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Visa ban confusion: US embassy contradicts UK government advice and then it doesn't

Phill Tutt, International Managing Editor,
Protesters gather outside Terminal 4 at JFK airport in opposition to U.S. president Donald Trump's proposed ban on immigration in Queens, New York City, U.S., January 28, 2017.
Stephen Yang | Reuters

U.K. government claims that it had won clarification and concessions from the U.S. on its crackdown on visa rules were thrown into confusion Monday after the U.S. embassies were reported to have issued contradictory advice.

On Saturday, President Donald Trump signed an executive order that people travelling to the U.S. from Iran, Iraq, Libya, Somalia, Sudan, Syria and Yemen would be refused visa entry to the U.S.

However, the U.K.'s Foreign and Commonwealth Office, headed by foreign secretary Boris Johnson, issued Sunday what it claimed was a clarification of the details of the highly controversial travel ban.

The clarification included:

  • The Presidential executive order only applies to individuals travelling from one of the seven named countries.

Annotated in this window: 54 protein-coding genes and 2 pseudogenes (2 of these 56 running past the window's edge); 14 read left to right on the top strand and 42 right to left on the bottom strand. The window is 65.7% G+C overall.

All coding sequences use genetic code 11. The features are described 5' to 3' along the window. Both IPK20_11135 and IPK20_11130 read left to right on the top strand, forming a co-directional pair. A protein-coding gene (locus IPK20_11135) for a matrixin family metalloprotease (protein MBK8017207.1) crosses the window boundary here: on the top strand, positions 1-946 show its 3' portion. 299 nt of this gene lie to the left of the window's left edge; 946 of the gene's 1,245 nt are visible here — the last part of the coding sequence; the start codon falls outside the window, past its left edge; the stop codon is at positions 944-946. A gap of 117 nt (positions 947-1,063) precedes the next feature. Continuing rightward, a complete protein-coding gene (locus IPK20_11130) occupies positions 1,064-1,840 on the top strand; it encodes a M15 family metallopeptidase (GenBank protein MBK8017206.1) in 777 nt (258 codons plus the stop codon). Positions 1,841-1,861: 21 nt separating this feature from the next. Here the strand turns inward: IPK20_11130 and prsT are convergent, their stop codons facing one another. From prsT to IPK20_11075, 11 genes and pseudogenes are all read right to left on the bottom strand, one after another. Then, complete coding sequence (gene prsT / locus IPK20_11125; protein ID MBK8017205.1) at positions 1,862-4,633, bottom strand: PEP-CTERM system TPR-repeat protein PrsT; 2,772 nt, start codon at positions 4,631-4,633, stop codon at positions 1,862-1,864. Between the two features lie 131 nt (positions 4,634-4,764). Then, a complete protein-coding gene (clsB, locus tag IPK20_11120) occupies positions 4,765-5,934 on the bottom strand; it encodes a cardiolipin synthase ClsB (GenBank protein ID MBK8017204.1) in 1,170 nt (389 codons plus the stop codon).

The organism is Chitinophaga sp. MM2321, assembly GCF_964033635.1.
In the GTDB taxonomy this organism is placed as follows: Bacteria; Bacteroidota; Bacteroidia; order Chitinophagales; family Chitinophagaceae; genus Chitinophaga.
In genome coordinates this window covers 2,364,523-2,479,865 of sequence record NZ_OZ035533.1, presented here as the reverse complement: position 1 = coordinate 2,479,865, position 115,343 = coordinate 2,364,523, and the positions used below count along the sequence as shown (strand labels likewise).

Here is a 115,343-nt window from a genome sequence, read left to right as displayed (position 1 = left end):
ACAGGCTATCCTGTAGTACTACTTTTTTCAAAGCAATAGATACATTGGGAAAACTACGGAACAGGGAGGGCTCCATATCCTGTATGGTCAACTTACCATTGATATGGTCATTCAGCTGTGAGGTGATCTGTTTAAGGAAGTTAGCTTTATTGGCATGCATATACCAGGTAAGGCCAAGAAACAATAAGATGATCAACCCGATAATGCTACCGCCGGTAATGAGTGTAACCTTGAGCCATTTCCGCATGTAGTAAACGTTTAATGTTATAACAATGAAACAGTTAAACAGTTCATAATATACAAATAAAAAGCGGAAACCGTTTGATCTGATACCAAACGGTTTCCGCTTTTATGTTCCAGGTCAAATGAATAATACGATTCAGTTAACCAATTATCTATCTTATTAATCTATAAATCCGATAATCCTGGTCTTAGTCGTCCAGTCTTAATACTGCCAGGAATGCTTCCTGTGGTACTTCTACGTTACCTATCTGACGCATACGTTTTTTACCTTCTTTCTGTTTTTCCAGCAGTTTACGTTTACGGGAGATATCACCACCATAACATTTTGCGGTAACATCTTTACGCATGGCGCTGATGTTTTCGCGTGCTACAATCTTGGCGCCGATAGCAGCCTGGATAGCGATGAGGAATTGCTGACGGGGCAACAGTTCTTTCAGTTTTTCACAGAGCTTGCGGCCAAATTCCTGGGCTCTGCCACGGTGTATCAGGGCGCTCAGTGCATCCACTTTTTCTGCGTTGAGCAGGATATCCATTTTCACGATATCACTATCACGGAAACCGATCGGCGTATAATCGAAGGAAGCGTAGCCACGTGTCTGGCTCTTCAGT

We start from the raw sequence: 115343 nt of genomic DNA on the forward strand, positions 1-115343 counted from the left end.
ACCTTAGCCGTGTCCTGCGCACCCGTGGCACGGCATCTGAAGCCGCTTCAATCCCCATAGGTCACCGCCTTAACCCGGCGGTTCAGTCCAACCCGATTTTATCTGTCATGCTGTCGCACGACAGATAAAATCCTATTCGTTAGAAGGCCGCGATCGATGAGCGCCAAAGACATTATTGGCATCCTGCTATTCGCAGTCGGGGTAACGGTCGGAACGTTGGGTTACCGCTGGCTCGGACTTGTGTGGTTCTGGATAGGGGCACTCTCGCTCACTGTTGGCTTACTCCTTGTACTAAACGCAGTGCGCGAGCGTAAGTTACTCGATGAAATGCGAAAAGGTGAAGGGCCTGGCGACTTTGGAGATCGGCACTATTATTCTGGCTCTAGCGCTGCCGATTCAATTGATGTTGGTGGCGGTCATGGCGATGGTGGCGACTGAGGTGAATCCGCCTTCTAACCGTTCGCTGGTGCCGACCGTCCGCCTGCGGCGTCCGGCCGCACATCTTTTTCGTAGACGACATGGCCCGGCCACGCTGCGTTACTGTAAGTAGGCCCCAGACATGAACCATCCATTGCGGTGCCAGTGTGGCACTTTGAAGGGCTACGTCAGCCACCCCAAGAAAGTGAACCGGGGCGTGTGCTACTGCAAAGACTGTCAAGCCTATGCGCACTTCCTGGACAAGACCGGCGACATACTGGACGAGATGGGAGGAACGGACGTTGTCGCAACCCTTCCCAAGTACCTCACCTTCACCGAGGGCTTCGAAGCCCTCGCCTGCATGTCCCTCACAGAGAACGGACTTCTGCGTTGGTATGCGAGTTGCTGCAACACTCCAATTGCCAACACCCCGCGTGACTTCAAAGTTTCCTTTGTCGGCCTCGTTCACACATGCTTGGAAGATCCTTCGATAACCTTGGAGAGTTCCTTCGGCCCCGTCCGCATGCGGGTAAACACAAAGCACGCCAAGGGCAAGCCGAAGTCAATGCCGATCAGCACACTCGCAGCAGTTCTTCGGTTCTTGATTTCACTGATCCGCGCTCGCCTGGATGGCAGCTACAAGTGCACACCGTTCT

• The executive order does not apply to people travelling to the U.S. from anywhere other than one of those seven countries and there will be no extra immigration checks.
  • U.K. citizens, even if they born in one of the seven countries, travelling from those countries to the U.S. are not covered by the executive order.
  • Dual citizens of one of the seven countries travelling to the U.S. from outside those countries are also excluded from the order.

Dual-citizens arriving from any of the seven named countries may, however, be subject to extra checks, the FCO confirmed.

However, according to several media reports, U.S. embassies in Berlin and London Monday issued an "urgent notice" on their websites, warning people of dual nationality not to apply for visas or attend visa interviews as their applications would not be processed. That notice has since been taken down from the London embassy's website.

Later Monday, the U.S. embassy in London issued a new advice, reversing it previous guidance and backing the original U.K. clarification.

Representatives of the U.S. embassy were unavailable for further comment at the time this article was published.

President Trump has defended the ban, saying that it was strictly about national security and not religion.

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